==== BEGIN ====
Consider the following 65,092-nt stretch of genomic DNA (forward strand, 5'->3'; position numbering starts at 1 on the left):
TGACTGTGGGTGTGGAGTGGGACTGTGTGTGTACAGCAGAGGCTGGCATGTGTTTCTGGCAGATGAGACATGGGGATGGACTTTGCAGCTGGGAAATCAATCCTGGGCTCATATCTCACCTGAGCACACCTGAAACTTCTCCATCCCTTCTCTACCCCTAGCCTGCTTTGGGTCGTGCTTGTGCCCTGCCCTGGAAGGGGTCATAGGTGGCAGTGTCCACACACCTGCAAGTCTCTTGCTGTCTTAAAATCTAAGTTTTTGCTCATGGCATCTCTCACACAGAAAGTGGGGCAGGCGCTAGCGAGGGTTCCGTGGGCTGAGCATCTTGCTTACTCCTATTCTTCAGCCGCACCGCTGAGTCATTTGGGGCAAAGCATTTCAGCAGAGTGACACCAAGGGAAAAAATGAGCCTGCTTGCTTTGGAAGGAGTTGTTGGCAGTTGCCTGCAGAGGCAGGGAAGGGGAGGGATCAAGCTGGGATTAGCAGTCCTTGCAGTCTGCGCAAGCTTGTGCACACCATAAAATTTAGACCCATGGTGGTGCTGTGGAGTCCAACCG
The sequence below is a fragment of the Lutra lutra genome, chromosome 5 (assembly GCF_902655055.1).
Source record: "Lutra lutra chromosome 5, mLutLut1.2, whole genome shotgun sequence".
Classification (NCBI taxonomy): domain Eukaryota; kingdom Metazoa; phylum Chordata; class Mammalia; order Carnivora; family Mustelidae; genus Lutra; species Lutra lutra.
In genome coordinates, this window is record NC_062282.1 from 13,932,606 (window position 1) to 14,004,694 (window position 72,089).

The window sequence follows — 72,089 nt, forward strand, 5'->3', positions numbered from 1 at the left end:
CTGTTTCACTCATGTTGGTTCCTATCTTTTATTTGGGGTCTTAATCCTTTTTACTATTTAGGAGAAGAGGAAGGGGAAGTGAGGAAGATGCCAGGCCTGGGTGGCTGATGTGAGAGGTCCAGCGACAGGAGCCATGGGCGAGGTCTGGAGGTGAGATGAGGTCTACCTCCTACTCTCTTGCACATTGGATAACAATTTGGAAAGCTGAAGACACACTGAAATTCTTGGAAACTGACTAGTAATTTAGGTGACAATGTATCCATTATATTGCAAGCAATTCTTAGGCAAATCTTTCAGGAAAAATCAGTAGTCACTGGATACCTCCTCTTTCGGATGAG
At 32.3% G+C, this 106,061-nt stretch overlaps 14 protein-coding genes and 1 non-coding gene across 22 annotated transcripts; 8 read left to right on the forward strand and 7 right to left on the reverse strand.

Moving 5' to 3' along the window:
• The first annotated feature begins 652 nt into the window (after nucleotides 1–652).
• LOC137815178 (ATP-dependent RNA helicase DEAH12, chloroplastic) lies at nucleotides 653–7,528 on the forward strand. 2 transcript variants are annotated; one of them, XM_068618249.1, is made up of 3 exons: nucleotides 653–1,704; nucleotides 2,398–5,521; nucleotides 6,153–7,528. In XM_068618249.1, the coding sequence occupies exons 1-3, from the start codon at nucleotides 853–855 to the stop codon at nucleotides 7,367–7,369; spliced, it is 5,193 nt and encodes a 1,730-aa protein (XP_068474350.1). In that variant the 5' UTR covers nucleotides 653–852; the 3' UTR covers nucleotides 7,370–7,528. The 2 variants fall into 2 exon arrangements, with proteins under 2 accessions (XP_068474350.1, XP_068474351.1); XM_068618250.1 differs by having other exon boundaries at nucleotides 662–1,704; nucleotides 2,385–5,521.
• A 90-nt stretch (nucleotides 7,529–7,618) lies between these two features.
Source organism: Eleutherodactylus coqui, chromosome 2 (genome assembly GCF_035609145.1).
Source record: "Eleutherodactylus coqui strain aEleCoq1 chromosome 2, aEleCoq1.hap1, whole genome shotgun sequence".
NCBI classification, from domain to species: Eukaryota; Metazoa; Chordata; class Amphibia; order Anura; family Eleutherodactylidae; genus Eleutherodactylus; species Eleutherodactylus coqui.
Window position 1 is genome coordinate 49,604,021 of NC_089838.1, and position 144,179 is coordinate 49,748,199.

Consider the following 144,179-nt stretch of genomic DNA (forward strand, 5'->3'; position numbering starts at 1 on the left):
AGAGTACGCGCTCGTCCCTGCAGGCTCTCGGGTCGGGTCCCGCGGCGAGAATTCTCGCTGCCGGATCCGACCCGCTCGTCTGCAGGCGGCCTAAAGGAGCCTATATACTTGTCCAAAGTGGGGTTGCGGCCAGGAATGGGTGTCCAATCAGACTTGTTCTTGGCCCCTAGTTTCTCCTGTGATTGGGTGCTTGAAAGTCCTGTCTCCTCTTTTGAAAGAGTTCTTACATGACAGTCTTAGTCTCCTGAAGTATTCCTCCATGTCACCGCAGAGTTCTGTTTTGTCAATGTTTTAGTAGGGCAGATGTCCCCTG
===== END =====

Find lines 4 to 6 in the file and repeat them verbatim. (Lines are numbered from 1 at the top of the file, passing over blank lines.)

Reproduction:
Source record: "Lutra lutra chromosome 5, mLutLut1.2, whole genome shotgun sequence".
Classification (NCBI taxonomy): domain Eukaryota; kingdom Metazoa; phylum Chordata; class Mammalia; order Carnivora; family Mustelidae; genus Lutra; species Lutra lutra.
In genome coordinates, this window is record NC_062282.1 from 13,932,606 (window position 1) to 14,004,694 (window position 72,089).